Like every other website on the planet, SmallNetBuilder uses cookies. Our cookies track login status, but we only allow admins to log in anyway, so those don't apply to you. Any other cookies you pick up during your visit come from advertisers, which we don't control.
If you continue to use the site, you agree to tolerate our use of cookies. Thank you!

Router Charts

Click for Router Charts

Router Ranker

Click for Router Ranker

NAS Charts

Click for NAS Charts

NAS Ranker

Click for NAS Ranker

More Tools

Click for More Tools

Wireless Reviews

The Pitch and Product

BuffaloTech 54 Mbps Wireless USB 2.0 Keychain Adapter

BuffaloTech 54 Mbps Wireless USB 2.0 Keychain Adapter
Summary Flash-stick-style USB 2.0 802.11g client adapter that carries and installs its own driver and client manager application. Supports Buffalo's AOSS auto-install system
Update None
Pros • Leave the install disk at home
• Virtually no throughput hit with WEP or WPA
Cons • Client Utility doesn't cooperate with Zero Config
• Installs on some Windows versions can be confusing

Buffalo Technology's WLI-U2-KG54-AI 54Mbps Wireless USB 2.0 Keychain Adapter distinguishes itself from the rest of the "keychain" or "USB flash-key" styled wireless adapters by being the first to automatically install its drivers and Client Utility when first connected to a Windows computer.

The AI is also the first Buffalo product to be based on a chipset from Taiwan-based RaLink, the RT2500USB to be exact. It's also the second Buffalo 11g product to not use a chipset from Broadcom. (The first was the WLI-USB-G54 which converted from Broadcom to Conexant PRISM back in March [related story].)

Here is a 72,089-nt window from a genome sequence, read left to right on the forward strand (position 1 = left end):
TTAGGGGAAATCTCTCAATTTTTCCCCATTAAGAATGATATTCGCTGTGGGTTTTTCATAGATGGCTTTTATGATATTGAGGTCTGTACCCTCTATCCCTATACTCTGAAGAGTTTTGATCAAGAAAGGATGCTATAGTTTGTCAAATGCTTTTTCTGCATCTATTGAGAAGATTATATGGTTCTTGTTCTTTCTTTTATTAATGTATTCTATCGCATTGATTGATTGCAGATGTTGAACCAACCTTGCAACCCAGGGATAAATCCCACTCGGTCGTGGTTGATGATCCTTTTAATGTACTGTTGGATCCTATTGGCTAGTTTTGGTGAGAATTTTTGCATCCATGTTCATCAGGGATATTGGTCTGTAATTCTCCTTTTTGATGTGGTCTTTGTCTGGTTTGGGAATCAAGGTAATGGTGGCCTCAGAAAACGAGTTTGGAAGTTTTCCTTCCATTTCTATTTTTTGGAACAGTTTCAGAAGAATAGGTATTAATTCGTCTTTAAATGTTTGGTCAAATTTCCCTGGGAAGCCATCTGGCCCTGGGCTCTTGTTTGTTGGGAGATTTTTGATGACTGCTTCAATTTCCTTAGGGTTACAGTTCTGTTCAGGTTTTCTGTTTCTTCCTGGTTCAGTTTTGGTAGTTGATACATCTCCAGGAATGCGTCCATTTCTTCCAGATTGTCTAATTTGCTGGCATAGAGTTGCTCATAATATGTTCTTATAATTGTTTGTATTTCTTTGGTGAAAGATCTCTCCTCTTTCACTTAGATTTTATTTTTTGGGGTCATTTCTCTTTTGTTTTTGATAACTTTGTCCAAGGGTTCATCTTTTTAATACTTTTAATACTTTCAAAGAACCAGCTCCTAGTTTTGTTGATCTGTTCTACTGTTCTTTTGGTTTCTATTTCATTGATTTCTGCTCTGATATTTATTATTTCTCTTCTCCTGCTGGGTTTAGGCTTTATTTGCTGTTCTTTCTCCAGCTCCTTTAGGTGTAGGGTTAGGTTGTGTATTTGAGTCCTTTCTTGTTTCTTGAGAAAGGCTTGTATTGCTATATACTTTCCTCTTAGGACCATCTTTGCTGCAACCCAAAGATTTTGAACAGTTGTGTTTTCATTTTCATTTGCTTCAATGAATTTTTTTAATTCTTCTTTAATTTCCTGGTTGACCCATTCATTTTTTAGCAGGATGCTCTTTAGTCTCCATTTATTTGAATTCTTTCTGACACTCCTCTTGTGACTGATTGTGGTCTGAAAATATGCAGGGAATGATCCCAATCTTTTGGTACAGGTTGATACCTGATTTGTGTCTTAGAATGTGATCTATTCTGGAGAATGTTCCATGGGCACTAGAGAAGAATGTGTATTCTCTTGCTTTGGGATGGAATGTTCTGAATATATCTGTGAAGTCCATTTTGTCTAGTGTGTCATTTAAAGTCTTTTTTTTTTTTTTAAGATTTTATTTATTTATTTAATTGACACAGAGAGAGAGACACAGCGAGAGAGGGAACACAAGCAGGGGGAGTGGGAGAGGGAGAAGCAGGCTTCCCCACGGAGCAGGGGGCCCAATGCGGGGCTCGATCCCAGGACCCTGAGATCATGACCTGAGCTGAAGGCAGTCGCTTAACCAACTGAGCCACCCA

Buffalo Tech WLI-U2-KG54-AI board

Figure 1: The AI's board
(click on the image for a larger view)

The AI's white plastic package is about the size of a disposable butane lighter, but somewhat slimmer. It has a wireless activity (ACT) indicator that lights only during transmission, a tiny recessed switch to disable the auto-installation feature and a feature that should allow you to attach a lanyard or tiny keychain ring, neither of which is included. Buffalo does throw in a USB extender cable for use with hard-to-reach or too-closely-spaced USB ports.

To cut to the chase, I inserted the AI into a newly SP2-upgraded XP desktop machine and sat back to see what happened. The install was fairly uneventful, with the XP Notification Area / System Tray popping up two "Installed and Ready" notifications, one after the USB adapter install and the other after the wireless driver install.

More Wireless

Wi-Fi System Tools
Check out our Wi-Fi System Charts, Ranker and Finder!

Support Us!

If you like what we do and want to thank us, just buy something on Amazon. We'll get a small commission on anything you buy. Thanks!

Over In The Forums

I just saw this. I wonder how many Wi-Fi devices use Realtek chips?
HiI recently bought an Asus RT-AC68U to take over router duties from a crappy cable modem provided by my ISP. Since some reorganizations in the summer...
Hey guys. For some reason the router keeps defaulting to 100mbps on my desktop PC. Here's what I know so far...1) Not a cable issue, cable works fine ...
‚Äč We take a look at how five Wi-Fi 6 routers perform with a Wi-Fi 6 client.Read on SmallNetBuilder.
The N66U is my main router/wireless, it is hardwired to an access point. This all worked until I did a firmware update last night. I can not figure ou...

Don't Miss These

  • 1
  • 2
  • 3